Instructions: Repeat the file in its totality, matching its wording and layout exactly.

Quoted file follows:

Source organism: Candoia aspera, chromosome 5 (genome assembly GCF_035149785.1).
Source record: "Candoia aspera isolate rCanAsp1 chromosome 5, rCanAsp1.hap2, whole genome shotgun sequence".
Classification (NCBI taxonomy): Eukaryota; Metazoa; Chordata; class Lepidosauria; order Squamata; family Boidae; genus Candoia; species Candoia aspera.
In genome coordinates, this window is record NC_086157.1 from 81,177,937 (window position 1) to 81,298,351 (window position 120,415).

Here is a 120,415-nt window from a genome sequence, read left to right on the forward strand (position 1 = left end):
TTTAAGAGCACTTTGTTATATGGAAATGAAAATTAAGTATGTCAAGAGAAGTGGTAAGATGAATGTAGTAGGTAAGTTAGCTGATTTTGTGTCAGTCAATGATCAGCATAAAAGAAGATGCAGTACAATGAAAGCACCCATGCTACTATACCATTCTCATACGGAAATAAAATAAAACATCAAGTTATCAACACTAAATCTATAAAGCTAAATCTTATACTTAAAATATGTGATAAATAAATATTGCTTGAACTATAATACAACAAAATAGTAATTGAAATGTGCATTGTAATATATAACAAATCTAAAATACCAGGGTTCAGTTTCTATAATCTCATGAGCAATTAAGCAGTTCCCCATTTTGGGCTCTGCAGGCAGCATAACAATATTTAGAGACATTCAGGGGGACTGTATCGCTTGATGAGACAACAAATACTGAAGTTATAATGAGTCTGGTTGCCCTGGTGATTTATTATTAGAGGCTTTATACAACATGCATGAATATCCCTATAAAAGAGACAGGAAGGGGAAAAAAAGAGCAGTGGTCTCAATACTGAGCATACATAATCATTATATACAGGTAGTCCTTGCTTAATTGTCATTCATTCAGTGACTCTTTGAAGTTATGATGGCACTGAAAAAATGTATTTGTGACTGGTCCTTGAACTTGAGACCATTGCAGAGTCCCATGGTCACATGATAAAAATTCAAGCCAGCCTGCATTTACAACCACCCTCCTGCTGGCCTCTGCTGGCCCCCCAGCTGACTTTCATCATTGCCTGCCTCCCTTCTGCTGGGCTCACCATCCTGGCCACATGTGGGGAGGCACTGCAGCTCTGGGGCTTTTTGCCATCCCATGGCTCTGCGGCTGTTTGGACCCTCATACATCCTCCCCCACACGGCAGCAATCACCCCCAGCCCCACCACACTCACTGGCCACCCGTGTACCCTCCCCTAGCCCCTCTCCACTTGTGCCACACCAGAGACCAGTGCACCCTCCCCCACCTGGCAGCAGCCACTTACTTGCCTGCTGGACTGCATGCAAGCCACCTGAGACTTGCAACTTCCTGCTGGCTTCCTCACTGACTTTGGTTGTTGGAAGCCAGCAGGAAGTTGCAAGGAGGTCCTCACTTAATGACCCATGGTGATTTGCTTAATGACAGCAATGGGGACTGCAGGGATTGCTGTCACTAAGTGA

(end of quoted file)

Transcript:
Source organism: Candoia aspera, chromosome 5 (genome assembly GCF_035149785.1).
Source record: "Candoia aspera isolate rCanAsp1 chromosome 5, rCanAsp1.hap2, whole genome shotgun sequence".
Classification (NCBI taxonomy): Eukaryota; Metazoa; Chordata; class Lepidosauria; order Squamata; family Boidae; genus Candoia; species Candoia aspera.
In genome coordinates, this window is record NC_086157.1 from 81,177,937 (window position 1) to 81,298,351 (window position 120,415).

Here is a 120,415-nt window from a genome sequence, read left to right on the forward strand (position 1 = left end):
TTTAAGAGCACTTTGTTATATGGAAATGAAAATTAAGTATGTCAAGAGAAGTGGTAAGATGAATGTAGTAGGTAAGTTAGCTGATTTTGTGTCAGTCAATGATCAGCATAAAAGAAGATGCAGTACAATGAAAGCACCCATGCTACTATACCATTCTCATACGGAAATAAAATAAAACATCAAGTTATCAACACTAAATCTATAAAGCTAAATCTTATACTTAAAATATGTGATAAATAAATATTGCTTGAACTATAATACAACAAAATAGTAATTGAAATGTGCATTGTAATATATAACAAATCTAAAATACCAGGGTTCAGTTTCTATAATCTCATGAGCAATTAAGCAGTTCCCCATTTTGGGCTCTGCAGGCAGCATAACAATATTTAGAGACATTCAGGGGGACTGTATCGCTTGATGAGACAACAAATACTGAAGTTATAATGAGTCTGGTTGCCCTGGTGATTTATTATTAGAGGCTTTATACAACATGCATGAATATCCCTATAAAAGAGACAGGAAGGGGAAAAAAAGAGCAGTGGTCTCAATACTGAGCATACATAATCATTATATACAGGTAGTCCTTGCTTAATTGTCATTCATTCAGTGACTCTTTGAAGTTATGATGGCACTGAAAAAATGTATTTGTGACTGGTCCTTGAACTTGAGACCATTGCAGAGTCCCATGGTCACATGATAAAAATTCAAGCCAGCCTGCATTTACAACCACCCTCCTGCTGGCCTCTGCTGGCCCCCCAGCTGACTTTCATCATTGCCTGCCTCCCTTCTGCTGGGCTCACCATCCTGGCCACATGTGGGGAGGCACTGCAGCTCTGGGGCTTTTTGCCATCCCATGGCTCTGCGGCTGTTTGGACCCTCATACATCCTCCCCCACACGGCAGCAATCACCCCCAGCCCCACCACACTCACTGGCCACCCGTGTACCCTCCCCTAGCCCCTCTCCACTTGTGCCACACCAGAGACCAGTGCACCCTCCCCCACCTGGCAGCAGCCACTTACTTGCCTGCTGGACTGCATGCAAGCCACCTGAGACTTGCAACTTCCTGCTGGCTTCCTCACTGACTTTGGTTGTTGGAAGCCAGCAGGAAGTTGCAAGGAGGTCCTCACTTAATGACCCATGGTGATTTGCTTAATGACAGCAATGGGGACTGCAGGGATTGCTGTCACTAAGTGA